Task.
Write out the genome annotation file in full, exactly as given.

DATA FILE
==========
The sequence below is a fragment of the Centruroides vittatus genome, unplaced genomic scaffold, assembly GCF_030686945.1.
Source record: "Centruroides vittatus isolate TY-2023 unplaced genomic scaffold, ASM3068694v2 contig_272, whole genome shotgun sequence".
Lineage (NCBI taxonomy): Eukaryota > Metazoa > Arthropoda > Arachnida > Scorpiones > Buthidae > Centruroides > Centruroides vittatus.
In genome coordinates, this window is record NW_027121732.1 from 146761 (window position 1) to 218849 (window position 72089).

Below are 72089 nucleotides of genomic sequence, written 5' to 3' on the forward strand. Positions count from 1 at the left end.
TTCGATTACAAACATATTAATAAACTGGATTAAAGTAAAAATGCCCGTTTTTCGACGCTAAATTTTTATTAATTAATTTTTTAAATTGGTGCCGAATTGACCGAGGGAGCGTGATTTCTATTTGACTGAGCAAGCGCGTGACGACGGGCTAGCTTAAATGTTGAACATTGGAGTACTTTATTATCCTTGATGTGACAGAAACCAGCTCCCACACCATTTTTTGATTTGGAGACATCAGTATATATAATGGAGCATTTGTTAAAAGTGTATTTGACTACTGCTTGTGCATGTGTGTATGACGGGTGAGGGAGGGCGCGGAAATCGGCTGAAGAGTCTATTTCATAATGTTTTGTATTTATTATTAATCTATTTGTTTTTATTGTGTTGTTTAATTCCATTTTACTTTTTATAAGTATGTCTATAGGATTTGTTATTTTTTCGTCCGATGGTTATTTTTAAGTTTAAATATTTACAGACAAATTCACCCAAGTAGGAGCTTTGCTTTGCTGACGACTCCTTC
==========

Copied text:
The sequence below is a fragment of the Centruroides vittatus genome, unplaced genomic scaffold, assembly GCF_030686945.1.
Source record: "Centruroides vittatus isolate TY-2023 unplaced genomic scaffold, ASM3068694v2 contig_272, whole genome shotgun sequence".
Lineage (NCBI taxonomy): Eukaryota > Metazoa > Arthropoda > Arachnida > Scorpiones > Buthidae > Centruroides > Centruroides vittatus.
In genome coordinates, this window is record NW_027121732.1 from 146761 (window position 1) to 218849 (window position 72089).

Below are 72089 nucleotides of genomic sequence, written 5' to 3' on the forward strand. Positions count from 1 at the left end.
TTCGATTACAAACATATTAATAAACTGGATTAAAGTAAAAATGCCCGTTTTTCGACGCTAAATTTTTATTAATTAATTTTTTAAATTGGTGCCGAATTGACCGAGGGAGCGTGATTTCTATTTGACTGAGCAAGCGCGTGACGACGGGCTAGCTTAAATGTTGAACATTGGAGTACTTTATTATCCTTGATGTGACAGAAACCAGCTCCCACACCATTTTTTGATTTGGAGACATCAGTATATATAATGGAGCATTTGTTAAAAGTGTATTTGACTACTGCTTGTGCATGTGTGTATGACGGGTGAGGGAGGGCGCGGAAATCGGCTGAAGAGTCTATTTCATAATGTTTTGTATTTATTATTAATCTATTTGTTTTTATTGTGTTGTTTAATTCCATTTTACTTTTTATAAGTATGTCTATAGGATTTGTTATTTTTTCGTCCGATGGTTATTTTTAAGTTTAAATATTTACAGACAAATTCACCCAAGTAGGAGCTTTGCTTTGCTGACGACTCCTTC